December 23, 2009

Christmas Cards – The Legislative Version

In addition to the wonderful cards we’ve received from friends and family near and far, we’ve also received 'holiday greetings' from our elected representatives in Albany and Washington. While they're not really Christmas cards per se, we get them at this time of year, and I like to pretend they're sent in the true holiday spirit.

There’s a similarity between the cards we sent, and the ones we received from Senator David Valesky, Assemblyman Bill Magnarelli, and Congressman Dan Maffei: I paid for all of them! That’s right – they are prepared, printed, and mailed at taxpayer expense. Rep. Maffei’s message is the most transparent of them all - it included a fairly large text box indicating it was my taxes that paid for it.

The mailer from Rep. Maffei was a four-fold, full color glossy brochure full of pictures, copies of headlines from the local papers, and the usual “I’m wonderful; let me count the ways” nonsense. Senator Valesky’s mailer, again in color, is a simpler one-page front and back, with only three pictures of the Senator, plus the formal headshot with the American flag in the background. While he has yet to answer my email, he’s happy to tell me all he’s doing for Syracuse. Other than encouraging me to complete my census form when I receive it in March, the rest of the brochure is all about Dave.

The simplest of all is the one from Bill Magnarelli. It’s not glossy, it’s not four-color, and it’s really intended to educate me on services available to me as a constituent, rather than a press release telling me how wonderful he is. It also has a survey, nine questions for me to tell the Assemblyman what’s important. All of the questions are straightforward, and eight of the nine have very simple, non-opinionated choices to select from in response; but one, it’s a doozy. Check it out:

Q: To what extent should New York pursue the collection of sales tax on cigarettes and gasoline sold on Indian reservations?
A. Pursue collection, with the possibility of violent protests and the need to activate the National Guard.
B. Negotiate a settlement with Indian leaders.

Wow – talk about trying to direct a response! Of course, I’m not sure who’s going to be protesting violently – the gas stations owners? Those who purchase the gas and cigarettes? Elected officials in Albany? – but it sort of makes me want to pick option A just to find out.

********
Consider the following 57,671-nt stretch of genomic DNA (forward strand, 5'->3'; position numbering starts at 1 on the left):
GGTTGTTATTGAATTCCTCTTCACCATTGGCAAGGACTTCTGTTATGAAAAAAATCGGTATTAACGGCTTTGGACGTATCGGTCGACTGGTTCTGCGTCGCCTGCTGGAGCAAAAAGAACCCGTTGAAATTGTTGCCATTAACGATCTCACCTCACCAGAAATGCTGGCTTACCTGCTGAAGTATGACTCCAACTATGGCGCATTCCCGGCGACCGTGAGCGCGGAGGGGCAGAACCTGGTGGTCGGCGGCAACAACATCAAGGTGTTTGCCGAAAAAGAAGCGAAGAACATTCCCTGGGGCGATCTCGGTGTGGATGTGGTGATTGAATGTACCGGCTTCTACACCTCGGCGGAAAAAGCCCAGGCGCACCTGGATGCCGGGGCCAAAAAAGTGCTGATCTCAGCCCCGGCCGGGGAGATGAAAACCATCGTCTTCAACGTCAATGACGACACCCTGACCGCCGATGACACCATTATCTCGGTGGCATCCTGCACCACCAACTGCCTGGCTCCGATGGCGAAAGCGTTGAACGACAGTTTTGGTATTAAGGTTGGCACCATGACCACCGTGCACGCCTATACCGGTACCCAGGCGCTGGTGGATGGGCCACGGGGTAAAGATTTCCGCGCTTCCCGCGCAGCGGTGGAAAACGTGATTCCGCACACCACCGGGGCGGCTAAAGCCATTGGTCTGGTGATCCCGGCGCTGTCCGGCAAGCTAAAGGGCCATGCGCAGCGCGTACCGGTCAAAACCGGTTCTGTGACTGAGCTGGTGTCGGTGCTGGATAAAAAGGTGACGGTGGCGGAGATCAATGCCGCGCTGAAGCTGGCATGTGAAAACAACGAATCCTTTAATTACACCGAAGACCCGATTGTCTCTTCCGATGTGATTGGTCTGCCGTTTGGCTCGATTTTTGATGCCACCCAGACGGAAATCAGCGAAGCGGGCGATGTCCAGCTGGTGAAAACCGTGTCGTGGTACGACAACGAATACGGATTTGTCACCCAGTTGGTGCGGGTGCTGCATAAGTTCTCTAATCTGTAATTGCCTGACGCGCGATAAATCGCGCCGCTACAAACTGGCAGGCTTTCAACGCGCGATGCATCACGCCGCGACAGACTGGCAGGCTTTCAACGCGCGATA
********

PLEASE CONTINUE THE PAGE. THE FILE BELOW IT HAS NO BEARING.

I took the liberty of rewriting the choices for some of the other questions, so that the response would be more indicative of the sentiment; these were originally yes/no questions.

Q. Should New York legalize same-sex marriage?
A. Yes, all loving couples are entitled to the same rights and benefits of marriage, and we should no longer treat homosexuals as second-class citizens.
B. No, the primary purpose of marriage is for procreation, and therefore homosexuals need not apply. Marriages between non-procreating heterosexuals should be declared null and void, and all marital benefits rescinded.
C. No, New York should remain in the dark ages and continue to discriminate against same-sex partnerships simply on principle.

Q. Should New York State require chain restaurants to post calorie counts on their menus?
A. No, people who order three hamburgers layered with processed cheese and ten strips of bacon shoved into a bun and served with a 48-ounce drink and a pound of French fries couldn’t care less about the calories.
B. No, we should not put the calories on the menu, but we should require them on the TV commercials, since more people watch those than read menus anyway.
C. Yes, we should require the calories for chain restaurants where middle class and poor people tend to eat but not for fancy restaurants where rich people eat, because if you can afford the meal, you can afford the calories.
D. Yes, but only for the items on the dollar menus, because in this economy that’s all anyone can afford.
E. Chain restaurants have menus? Who knew?

Q. Do you support allowing the sale of wine in grocery stores?
A. Yes, this is a great opportunity to help grow the wine industry in New York, which currently contributes between $3 -$6 billion to the economy.
B. No

What do you think? How would you answer these questions?

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